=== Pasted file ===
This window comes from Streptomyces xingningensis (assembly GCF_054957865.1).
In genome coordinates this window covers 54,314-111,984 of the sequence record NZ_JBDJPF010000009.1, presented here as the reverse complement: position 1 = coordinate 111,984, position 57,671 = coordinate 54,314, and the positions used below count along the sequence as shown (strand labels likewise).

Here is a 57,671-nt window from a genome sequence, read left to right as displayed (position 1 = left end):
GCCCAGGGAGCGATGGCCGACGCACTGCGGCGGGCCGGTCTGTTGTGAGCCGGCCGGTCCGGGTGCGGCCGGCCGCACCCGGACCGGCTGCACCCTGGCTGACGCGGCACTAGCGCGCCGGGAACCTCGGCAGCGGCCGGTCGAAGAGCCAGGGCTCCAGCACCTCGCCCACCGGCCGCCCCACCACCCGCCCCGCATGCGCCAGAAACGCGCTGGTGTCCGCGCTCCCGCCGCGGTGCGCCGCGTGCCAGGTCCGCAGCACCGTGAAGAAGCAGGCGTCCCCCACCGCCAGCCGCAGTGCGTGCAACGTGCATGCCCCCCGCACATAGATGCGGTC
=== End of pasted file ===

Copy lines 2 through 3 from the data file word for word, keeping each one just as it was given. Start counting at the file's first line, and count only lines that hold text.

In genome coordinates this window covers 54,314-111,984 of the sequence record NZ_JBDJPF010000009.1, presented here as the reverse complement: position 1 = coordinate 111,984, position 57,671 = coordinate 54,314, and the positions used below count along the sequence as shown (strand labels likewise).

Here is a 57,671-nt window from a genome sequence, read left to right as displayed (position 1 = left end):